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Tuesday, October 6, 2015

Mad Max: Fury Road by George Miller, 2015 (R)

with Tom Hardy, Charlize Theron, Nicholas Hoult, Hugh Keays-Byrne, Rosie Huntington-Whiteley, Riley Keough, Zoë Kravitz, Abbey Lee, Courtney Eaton

The desert wastelands inhabited by the Road Warrior are still rife with motorized gangs in this fourth chapter of the Mad Max legend. When Max encounters a group of refugees fleeing for their lives, he joins them and their fiery leader, Furiosa.

Utu-Noranti (Grandma) and Grunchlk are in Mad Max !!! Just for that, it deserves the watch :) (Farscape fan...)
But then again, you have to have been on a lot of coffee or something. Because the movie is loud, fast, doesn't give any second break, it is pretty much a two-hour pursuit. They could almost call it an action-road trip. In fast forward.
Of course, as usual, Tom Hardy needs subtitles... Sorry I had to make the joke because no matter how hard I try, I always wind up with them. Theron is good, Hoult is crazy which I absolutely loved, and then the story, well, it goes very fast, so besides people hitting each others with cars, and a lot of sand, I didn't see much. But well, it Utu Noranti (Melissa Jaffer) is still with her collection of plants, I am good...

Spy By Paul Feig, 2015 (R)

with Melissa McCarthy, Jason Statham, Rose Byrne, Jude Law, Miranda Hart, Bobby Cannavale, Allison Janney, 50 Cent

Unassuming CIA analyst Susan Cooper is far from being a James Bond type, but when she's thrust into the field to investigate the disappearance of her partner, she turns into an improbable superspy.

The combo Paul Feig - Melissa McCarthy gets better and better. I wasn't big on Bridesmaids, liked better The Heat, but this one is definitely a winner. McCarthy is brilliant in it, doesn't overdo it, but just throes her lines in the wittiest way, and keeps us going for almost two hours. Jason Statham (whole role was actually written specially for him) is great, as a grumpy spy who messes up with order, to me at his best since Snatch. Jude Law is perfect as the agent-crooner, and finally pretty much the whole cast gets to make us laugh in every way possible. There is not one moment that feels unnecessary, from the feminist attitude of the director of the agency (Allison Janney), to the lost tourist.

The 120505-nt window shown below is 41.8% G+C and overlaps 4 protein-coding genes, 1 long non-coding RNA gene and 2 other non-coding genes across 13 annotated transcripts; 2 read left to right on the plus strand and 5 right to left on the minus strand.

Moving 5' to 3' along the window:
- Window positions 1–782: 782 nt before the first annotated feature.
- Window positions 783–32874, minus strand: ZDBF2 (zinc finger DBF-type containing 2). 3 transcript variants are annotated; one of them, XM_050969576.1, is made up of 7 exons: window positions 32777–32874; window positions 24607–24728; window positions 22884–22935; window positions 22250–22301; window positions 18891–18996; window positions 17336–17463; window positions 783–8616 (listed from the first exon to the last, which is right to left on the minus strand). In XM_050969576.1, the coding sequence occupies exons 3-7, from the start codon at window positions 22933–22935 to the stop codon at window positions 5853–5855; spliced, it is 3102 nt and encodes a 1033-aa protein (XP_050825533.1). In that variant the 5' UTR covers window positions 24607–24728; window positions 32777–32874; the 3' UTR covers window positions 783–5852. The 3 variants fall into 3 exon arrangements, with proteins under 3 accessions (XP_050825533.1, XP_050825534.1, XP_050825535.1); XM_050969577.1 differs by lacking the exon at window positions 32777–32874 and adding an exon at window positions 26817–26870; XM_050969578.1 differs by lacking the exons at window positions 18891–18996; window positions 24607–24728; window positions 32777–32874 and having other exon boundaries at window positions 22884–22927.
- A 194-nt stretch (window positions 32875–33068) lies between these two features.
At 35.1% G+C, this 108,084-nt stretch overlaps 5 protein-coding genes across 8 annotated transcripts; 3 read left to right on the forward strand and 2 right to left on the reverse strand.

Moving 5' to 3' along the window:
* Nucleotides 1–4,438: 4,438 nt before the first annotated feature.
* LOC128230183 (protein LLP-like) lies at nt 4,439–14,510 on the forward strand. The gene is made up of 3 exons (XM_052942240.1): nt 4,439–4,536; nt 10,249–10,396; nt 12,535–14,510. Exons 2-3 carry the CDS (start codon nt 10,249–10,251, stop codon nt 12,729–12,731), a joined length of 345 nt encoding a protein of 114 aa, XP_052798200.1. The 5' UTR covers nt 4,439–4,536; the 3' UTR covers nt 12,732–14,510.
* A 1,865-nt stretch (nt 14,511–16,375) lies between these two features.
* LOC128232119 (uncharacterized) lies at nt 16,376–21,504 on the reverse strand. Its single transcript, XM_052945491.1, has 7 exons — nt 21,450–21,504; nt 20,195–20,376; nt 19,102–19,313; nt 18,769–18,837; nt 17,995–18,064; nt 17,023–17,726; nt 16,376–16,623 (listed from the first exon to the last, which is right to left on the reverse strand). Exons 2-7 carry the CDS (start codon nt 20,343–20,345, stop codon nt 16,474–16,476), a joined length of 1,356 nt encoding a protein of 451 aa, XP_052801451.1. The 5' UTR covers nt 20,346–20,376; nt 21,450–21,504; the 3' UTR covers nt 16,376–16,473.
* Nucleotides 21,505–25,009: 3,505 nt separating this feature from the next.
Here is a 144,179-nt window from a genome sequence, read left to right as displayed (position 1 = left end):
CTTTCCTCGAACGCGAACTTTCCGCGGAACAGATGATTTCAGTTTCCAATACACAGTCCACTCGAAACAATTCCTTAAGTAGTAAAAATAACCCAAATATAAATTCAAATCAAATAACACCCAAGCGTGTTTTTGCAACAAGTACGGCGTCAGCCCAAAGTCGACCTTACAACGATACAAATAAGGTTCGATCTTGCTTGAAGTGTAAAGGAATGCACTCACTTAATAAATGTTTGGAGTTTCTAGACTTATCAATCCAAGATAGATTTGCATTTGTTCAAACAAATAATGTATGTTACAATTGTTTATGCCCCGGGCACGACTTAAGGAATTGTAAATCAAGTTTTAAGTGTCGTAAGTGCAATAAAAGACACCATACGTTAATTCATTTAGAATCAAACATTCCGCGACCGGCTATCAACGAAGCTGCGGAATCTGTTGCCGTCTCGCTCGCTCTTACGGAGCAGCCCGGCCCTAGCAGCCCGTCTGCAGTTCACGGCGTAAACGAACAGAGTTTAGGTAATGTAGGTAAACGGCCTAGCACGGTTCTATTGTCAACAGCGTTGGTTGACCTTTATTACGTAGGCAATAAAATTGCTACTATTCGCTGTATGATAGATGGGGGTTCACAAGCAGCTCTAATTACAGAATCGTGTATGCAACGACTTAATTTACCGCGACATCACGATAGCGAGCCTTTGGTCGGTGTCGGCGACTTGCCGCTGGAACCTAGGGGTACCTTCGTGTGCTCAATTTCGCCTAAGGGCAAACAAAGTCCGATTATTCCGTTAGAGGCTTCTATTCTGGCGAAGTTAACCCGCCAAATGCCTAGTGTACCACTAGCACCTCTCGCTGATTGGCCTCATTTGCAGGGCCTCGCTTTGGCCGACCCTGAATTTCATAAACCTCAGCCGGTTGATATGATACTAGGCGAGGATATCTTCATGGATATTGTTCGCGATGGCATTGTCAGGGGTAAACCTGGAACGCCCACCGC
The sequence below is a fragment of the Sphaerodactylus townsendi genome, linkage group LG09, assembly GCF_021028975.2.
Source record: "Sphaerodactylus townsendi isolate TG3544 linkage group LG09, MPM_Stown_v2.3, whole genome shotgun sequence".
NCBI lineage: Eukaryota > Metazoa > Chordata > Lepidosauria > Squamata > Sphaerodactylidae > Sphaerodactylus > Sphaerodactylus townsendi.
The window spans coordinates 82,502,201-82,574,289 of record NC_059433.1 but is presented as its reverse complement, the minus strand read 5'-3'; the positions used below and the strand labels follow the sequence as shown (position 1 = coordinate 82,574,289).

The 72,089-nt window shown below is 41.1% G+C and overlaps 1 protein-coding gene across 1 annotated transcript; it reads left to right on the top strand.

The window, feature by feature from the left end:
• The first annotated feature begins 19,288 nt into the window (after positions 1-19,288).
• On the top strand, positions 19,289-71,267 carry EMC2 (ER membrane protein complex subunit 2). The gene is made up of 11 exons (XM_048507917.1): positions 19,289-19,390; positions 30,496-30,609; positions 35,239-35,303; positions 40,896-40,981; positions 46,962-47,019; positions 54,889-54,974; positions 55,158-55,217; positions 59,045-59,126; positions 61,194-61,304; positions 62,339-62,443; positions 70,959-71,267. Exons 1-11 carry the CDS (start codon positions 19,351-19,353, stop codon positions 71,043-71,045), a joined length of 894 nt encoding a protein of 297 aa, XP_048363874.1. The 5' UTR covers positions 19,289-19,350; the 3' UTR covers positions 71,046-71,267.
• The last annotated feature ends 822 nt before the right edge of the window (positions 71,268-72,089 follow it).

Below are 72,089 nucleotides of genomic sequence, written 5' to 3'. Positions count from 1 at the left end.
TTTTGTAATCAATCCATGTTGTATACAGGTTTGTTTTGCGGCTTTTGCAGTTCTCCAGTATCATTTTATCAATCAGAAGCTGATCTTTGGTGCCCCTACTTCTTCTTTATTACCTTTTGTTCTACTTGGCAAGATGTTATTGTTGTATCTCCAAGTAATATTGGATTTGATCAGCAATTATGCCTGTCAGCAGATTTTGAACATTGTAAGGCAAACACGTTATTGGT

Hot Pursuit by Anne Fletcher, 2015 (PG-13)

with Reese Witherspoon, Sofía Vergara, John Carroll Lynch, Robert Kazinsky, Richard T. Jones, Michael Mosley, Matthew Del Negro, Mike Birbiglia, Jim Gaffigan, Benny Nieves, Michael Ray Escamilla, Vincent Laresca

Assigned to protect the sexy widow of a drug kingpin, a straitlaced Texas police detective is forced to take flight with her precious cargo when an assortment of bad cops and ruthless hit men start closing in on the pair.

Watched it on the plane... I saw the trailer and thought, well, Sofia Vergara is very funny. And Resese Witherspoon ok. Sorry, I am not so found of her in general. Anyway, so the movie was... well, not good. The jokes are all in the trailer, so it makes the rest of the movie extend to a plague of jokes that gets either repeated such as the profile of the nerdy cop, or made to make men laugh (men with typical macho behavior, not all men, my apologies). It made me uncomfortable that the sense of humor was so diminishing to women and directed by a woman even worse... And I don't even mention how lousy the humor against lesbians was. Offensive actually.

Cake by Daniel Barnz, 2014 (R)

with Daniel Barnz, Jennifer Aniston, Adriana Barraza, Felicity Huffman, William H. Macy, Anna Kendrick, Sam Worthington, Chris Messina, Mamie Gummer, Lucy Punch, Britt Robertson, Paula Cale, Ashley Crow, Manuel Garcia-Rulfo, Camille Guaty, Allen Maldonado, Camille Mana, Julio Oscar Mechoso

Saddled with chronic pain, Claire Simmons has kept a sense of humor, even if it's of the acidic, angry variety. Upset but gripped by curiosity when a member of her support group kills herself, Claire decides to excavate the truths behind the suicide.

I don't know how this director went from Beastly to Cake, but definitely he jumped to a much different level. This movie is beautiful, funny, extremely sad, and made with a finesse and sensitivity that really showcase American cinema at its best. And Jennifer Aniston is outstanding in it, as well as Adriana Barraza. As much as I love Jennifer Aniston in her more funny roles, she managed here to get us to our guts, with the nuance of a person having experienced physical and mental pain beyond possible, and going through a journey of anger, chaos, depression, and growing out of it with a complex mix of wider understanding of human miseries and beauty. The experience of watching the movie is painful, happy, sad but most of all transformative.

A Most Wanted Man by Anton Corbijn, 2014 (R)

with Philip Seymour Hoffman, Rachel McAdams, Willem Dafoe, Robin Wright, Daniel Brühl

A half-Russian, half-Chechen man, brutalized by torture, arrives in Hamburg, where he seeks a British banker's help in recovering his father's estate. But the man may not be all he seems to be in this riveting adaptation of John le Carré's novel.

John Le Carré's stories are complex. And making a movie out of it is a challenge. Adapting it to the current context is another one. The performances are impeccable, and the suspense really entertaining. The movie is great, but the complexity of it all makes it challenging to watch and follow. The general mood of the movie makes you hope there is a positive outcome. But then it is not a typical American movie, so optimism might not be at its best. Not to spoil too much...